Christmas traffic to peak on Friday

17th December 2018

With Christmas fast approaching, traffic levels are set to peak this coming Friday (December 21st), research by the RAC and Inrix has indicated.

A study of driver travel plans and congestion forecasts have indicated Friday will be the worst of all, with 2.8 million journeys being undertaken, preceded by with 2.5 million journeys the day before. Rail strikes are expected to contribute to the road congestion as well.

This is, of course, a particularly busy time of year in general with the usual rush hour traffic being made worse by Christmas shoppers. With next Monday being Christmas Eve, Friday may also be the final working day before Christmas for many people, meaning some will be heading off to other parts of the country to spend the festive season with relatives.

With millions taking annual leave over the holiday season, the busiest day for leisure traffic will be on Boxing Day, when around 6.8 million people take to their cars to see family and friends, while 4.4 million journeys will be undertaken on December 27th.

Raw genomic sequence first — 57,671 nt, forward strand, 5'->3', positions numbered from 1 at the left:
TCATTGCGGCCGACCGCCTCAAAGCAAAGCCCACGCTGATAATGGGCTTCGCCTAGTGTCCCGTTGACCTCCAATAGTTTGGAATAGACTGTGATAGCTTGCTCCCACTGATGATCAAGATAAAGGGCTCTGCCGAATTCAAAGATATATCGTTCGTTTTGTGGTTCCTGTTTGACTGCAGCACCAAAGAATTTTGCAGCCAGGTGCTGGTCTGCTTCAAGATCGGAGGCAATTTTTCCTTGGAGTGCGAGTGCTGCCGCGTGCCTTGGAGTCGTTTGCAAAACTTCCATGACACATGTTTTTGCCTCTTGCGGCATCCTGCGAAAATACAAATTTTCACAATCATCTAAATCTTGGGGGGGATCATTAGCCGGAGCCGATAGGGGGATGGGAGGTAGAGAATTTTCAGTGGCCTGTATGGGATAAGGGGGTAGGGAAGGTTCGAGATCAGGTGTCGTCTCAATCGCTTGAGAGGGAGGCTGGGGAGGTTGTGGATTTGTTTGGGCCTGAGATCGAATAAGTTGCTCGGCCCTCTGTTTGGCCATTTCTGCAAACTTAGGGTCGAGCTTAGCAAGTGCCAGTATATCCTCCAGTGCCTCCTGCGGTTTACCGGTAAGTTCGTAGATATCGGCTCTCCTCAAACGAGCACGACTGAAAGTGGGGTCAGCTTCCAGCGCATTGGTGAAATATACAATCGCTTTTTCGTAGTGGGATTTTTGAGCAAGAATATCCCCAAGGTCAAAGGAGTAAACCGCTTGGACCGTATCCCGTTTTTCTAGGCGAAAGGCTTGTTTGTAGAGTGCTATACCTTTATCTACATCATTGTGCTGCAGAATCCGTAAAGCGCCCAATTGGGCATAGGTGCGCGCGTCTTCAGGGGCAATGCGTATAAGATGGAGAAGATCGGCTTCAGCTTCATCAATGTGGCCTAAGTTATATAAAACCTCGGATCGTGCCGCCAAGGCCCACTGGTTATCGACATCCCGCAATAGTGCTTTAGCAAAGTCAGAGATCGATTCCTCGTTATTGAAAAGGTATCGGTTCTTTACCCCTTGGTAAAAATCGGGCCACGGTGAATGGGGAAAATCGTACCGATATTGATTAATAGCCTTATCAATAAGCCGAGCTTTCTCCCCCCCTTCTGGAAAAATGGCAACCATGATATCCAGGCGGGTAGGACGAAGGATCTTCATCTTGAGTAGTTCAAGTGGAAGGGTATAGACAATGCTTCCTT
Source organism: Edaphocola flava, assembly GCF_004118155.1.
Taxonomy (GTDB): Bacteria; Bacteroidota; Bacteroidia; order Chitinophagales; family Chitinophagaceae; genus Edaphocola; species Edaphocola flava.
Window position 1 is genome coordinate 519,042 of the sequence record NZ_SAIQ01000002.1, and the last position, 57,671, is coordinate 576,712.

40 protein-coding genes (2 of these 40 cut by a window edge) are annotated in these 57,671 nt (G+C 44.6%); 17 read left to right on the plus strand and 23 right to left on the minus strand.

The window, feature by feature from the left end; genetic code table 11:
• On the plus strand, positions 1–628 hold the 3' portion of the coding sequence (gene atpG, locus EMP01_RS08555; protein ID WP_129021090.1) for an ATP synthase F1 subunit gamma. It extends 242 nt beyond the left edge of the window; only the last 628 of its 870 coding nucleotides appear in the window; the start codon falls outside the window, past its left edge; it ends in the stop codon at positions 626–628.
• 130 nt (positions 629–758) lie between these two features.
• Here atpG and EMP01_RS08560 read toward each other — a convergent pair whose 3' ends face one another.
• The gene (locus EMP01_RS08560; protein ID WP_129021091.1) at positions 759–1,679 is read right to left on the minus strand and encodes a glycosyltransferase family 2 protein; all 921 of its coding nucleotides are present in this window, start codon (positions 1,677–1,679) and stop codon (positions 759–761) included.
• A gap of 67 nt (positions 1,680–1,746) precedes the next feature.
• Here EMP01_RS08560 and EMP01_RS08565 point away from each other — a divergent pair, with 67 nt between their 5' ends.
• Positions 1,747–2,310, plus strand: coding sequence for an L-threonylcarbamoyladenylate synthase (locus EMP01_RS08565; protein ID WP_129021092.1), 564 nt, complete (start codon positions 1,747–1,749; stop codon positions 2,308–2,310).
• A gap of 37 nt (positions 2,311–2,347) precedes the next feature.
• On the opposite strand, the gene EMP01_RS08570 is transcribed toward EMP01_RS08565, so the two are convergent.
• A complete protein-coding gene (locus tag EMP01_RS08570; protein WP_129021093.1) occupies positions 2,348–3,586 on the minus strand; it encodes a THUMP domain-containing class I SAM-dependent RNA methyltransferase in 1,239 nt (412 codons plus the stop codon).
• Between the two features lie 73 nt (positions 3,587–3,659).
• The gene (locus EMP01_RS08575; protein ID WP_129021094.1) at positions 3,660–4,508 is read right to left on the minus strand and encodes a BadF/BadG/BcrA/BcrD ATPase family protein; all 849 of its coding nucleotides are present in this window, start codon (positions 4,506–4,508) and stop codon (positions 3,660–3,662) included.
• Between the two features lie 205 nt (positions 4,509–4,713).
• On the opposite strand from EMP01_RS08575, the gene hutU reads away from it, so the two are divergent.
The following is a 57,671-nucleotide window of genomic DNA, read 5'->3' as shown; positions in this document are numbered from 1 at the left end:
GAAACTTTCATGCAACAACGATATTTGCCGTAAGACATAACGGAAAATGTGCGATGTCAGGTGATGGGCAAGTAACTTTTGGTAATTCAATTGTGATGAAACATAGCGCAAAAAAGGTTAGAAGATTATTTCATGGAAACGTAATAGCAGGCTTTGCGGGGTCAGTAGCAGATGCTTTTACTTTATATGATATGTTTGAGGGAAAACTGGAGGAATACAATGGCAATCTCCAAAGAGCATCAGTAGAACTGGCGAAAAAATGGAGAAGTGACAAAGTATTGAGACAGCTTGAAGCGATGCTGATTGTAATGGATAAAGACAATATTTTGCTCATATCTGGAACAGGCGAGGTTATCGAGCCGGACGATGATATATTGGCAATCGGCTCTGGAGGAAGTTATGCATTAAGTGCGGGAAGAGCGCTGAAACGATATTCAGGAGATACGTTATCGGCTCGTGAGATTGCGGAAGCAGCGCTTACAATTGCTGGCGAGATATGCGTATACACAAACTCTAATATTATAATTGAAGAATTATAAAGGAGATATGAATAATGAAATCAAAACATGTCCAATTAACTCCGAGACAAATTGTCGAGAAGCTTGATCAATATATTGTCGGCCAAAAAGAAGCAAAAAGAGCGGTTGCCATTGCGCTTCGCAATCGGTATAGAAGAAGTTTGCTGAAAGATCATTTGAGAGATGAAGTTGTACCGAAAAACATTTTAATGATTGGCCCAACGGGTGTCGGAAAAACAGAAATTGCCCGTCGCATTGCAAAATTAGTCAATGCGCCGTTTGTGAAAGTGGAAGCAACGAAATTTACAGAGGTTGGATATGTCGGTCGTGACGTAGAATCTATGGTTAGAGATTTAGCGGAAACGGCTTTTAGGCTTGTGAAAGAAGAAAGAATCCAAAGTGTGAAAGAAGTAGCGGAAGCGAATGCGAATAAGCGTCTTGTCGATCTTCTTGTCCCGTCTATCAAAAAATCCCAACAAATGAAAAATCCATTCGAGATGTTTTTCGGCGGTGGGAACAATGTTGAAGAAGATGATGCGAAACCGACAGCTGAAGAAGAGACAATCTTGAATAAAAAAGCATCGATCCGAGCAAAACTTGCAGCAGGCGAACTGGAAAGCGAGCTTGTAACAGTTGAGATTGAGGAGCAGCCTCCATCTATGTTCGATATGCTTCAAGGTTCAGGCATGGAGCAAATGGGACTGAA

Motorists taking to major roads could face some significant delays due to road workings taking place before the festive period, with the M25, M6 and M40 all set to be subject to serious delays this week. Among the worst will be delays of up to three hours on the northbound M6 on Thursday, while queues of around an hour and a half can be expected on the southbound M40.

However, after this weekend, Highways England will lift over 200 miles of works for the festive period, making travel easier for drivers and giving road workers some time to enjoy Christmas and New Year themselves.

This means that once it is safe to do so, 97 per cent of road workings will be halted from December 21st until January 2nd.

Inrix data scientist Joshua Kidd commented: “Our data shows that compared to a normal day, Thursday 20th December will see the biggest increase in cars on the road.

“With most drivers setting out mid-morning, traffic will become heavier over the course of the afternoon and stay congested into the evening. But it’s not just those off to see family and friends – commuters, last-ditch shoppers and online deliveries will contribute to clogging the roads.”

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